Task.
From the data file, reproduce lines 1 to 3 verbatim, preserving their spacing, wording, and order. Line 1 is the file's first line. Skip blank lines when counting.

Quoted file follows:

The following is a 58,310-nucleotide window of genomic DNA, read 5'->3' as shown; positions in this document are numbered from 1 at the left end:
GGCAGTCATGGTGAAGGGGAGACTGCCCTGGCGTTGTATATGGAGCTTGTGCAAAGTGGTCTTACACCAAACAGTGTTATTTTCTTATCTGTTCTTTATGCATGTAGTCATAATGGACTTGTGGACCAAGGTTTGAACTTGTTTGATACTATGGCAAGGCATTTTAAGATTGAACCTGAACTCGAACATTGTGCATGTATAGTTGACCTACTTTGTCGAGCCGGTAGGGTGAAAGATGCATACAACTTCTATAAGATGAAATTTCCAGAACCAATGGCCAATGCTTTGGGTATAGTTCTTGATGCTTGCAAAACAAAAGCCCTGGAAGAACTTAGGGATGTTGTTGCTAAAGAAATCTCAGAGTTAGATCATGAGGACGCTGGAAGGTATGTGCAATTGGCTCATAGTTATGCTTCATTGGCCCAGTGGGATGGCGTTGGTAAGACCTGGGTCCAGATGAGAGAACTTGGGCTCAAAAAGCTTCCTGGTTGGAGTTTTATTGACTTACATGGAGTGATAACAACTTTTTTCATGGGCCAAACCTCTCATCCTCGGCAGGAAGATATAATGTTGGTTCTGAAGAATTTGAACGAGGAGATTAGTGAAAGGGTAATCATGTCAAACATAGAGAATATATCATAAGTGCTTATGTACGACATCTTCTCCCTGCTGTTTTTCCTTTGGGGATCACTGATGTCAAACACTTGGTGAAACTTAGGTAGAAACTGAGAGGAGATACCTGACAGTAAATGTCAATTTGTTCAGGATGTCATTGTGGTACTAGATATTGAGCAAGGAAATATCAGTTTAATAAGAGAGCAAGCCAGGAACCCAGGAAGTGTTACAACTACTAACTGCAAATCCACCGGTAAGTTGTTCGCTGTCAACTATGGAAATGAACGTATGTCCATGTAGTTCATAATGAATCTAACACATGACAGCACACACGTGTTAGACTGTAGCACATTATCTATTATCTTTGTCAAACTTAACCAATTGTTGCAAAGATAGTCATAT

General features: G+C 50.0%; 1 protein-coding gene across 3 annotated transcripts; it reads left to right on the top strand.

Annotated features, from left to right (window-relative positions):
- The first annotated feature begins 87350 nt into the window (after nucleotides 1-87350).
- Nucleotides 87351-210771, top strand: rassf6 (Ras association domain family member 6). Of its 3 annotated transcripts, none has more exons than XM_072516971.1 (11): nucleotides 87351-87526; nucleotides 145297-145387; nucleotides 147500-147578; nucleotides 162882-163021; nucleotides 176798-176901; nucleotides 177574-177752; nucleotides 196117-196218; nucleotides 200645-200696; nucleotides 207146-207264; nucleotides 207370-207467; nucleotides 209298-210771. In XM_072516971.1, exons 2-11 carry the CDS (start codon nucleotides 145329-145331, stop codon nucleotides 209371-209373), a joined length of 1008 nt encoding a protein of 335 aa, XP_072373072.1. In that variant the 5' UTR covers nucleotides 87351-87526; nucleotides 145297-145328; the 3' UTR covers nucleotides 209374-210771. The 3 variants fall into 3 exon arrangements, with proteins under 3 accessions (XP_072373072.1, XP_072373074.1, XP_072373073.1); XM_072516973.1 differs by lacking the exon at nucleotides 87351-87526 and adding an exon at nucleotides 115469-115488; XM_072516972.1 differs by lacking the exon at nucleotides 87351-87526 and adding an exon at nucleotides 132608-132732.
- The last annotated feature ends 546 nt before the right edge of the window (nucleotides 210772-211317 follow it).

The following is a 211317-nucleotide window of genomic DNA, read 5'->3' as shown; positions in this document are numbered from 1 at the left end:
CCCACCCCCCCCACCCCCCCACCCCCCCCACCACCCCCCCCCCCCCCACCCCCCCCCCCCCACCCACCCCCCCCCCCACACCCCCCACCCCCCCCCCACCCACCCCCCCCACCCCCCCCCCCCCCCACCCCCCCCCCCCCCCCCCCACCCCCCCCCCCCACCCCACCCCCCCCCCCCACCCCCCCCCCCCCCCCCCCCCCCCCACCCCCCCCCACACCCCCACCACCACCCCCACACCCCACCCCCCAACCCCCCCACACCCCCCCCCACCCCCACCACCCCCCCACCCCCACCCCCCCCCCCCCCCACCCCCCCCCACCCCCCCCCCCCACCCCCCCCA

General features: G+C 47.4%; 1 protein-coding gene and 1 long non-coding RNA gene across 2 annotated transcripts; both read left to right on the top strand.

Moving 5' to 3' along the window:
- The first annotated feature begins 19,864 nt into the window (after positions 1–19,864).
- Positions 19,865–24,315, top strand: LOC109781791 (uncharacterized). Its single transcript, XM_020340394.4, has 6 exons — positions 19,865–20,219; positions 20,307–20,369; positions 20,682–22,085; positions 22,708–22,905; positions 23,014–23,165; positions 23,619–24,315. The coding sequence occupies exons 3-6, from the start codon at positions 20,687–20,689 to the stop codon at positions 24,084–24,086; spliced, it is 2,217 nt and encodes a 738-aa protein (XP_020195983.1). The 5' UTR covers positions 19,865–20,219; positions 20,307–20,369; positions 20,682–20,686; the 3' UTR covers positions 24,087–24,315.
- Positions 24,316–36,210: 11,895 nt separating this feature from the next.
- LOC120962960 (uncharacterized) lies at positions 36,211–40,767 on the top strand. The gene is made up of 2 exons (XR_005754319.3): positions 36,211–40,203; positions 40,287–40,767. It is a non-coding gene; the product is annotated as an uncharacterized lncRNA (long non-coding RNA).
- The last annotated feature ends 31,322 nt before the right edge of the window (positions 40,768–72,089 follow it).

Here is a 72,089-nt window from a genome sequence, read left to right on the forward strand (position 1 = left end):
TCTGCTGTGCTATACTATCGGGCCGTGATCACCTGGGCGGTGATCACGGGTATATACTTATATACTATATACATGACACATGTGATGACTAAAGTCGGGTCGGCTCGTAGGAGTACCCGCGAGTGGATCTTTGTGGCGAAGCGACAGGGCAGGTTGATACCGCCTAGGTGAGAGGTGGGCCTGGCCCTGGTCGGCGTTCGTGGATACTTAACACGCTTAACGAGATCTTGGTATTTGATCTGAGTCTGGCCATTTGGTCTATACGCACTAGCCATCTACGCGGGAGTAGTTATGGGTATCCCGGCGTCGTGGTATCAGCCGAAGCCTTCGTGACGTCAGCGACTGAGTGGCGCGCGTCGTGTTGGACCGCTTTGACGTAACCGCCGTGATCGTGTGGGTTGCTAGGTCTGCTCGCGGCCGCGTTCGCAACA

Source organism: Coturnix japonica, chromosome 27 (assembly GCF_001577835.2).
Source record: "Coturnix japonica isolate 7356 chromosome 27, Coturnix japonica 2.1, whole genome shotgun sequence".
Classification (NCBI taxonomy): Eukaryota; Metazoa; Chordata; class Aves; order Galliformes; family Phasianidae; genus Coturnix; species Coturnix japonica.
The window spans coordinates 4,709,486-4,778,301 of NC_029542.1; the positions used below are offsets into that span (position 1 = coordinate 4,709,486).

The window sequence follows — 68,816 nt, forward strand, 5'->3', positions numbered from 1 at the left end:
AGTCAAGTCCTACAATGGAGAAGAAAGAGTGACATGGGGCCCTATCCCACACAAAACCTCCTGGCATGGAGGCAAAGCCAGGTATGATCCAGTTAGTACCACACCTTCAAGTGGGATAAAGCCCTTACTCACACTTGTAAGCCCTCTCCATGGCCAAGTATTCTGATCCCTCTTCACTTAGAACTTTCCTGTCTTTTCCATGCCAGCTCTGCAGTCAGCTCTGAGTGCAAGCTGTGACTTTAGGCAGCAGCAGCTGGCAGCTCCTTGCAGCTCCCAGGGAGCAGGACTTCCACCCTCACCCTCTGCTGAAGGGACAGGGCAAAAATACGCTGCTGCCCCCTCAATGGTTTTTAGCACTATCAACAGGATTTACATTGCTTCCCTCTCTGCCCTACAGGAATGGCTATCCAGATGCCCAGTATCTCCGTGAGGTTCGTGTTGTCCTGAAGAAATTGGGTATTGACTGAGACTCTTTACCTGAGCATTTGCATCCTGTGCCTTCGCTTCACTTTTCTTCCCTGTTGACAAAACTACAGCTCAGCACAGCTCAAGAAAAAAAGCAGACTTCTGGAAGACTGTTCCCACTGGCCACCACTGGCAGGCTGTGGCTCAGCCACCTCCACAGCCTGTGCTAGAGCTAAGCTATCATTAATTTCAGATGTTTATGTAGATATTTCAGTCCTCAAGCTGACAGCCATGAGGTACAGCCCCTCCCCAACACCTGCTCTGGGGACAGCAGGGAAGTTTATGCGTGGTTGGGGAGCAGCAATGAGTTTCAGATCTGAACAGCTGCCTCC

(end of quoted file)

The following is a 58,310-nucleotide window of genomic DNA, read 5'->3' as shown; positions in this document are numbered from 1 at the left end:
GGCAGTCATGGTGAAGGGGAGACTGCCCTGGCGTTGTATATGGAGCTTGTGCAAAGTGGTCTTACACCAAACAGTGTTATTTTCTTATCTGTTCTTTATGCATGTAGTCATAATGGACTTGTGGACCAAGGTTTGAACTTGTTTGATACTATGGCAAGGCATTTTAAGATTGAACCTGAACTCGAACATTGTGCATGTATAGTTGACCTACTTTGTCGAGCCGGTAGGGTGAAAGATGCATACAACTTCTATAAGATGAAATTTCCAGAACCAATGGCCAATGCTTTGGGTATAGTTCTTGATGCTTGCAAAACAAAAGCCCTGGAAGAACTTAGGGATGTTGTTGCTAAAGAAATCTCAGAGTTAGATCATGAGGACGCTGGAAGGTATGTGCAATTGGCTCATAGTTATGCTTCATTGGCCCAGTGGGATGGCGTTGGTAAGACCTGGGTCCAGATGAGAGAACTTGGGCTCAAAAAGCTTCCTGGTTGGAGTTTTATTGACTTACATGGAGTGATAACAACTTTTTTCATGGGCCAAACCTCTCATCCTCGGCAGGAAGATATAATGTTGGTTCTGAAGAATTTGAACGAGGAGATTAGTGAAAGGGTAATCATGTCAAACATAGAGAATATATCATAAGTGCTTATGTACGACATCTTCTCCCTGCTGTTTTTCCTTTGGGGATCACTGATGTCAAACACTTGGTGAAACTTAGGTAGAAACTGAGAGGAGATACCTGACAGTAAATGTCAATTTGTTCAGGATGTCATTGTGGTACTAGATATTGAGCAAGGAAATATCAGTTTAATAAGAGAGCAAGCCAGGAACCCAGGAAGTGTTACAACTACTAACTGCAAATCCACCGGTAAGTTGTTCGCTGTCAACTATGGAAATGAACGTATGTCCATGTAGTTCATAATGAATCTAACACATGACAGCACACACGTGTTAGACTGTAGCACATTATCTATTATCTTTGTCAAACTTAACCAATTGTTGCAAAGATAGTCATAT

General features: G+C 50.0%; 1 protein-coding gene across 3 annotated transcripts; it reads left to right on the top strand.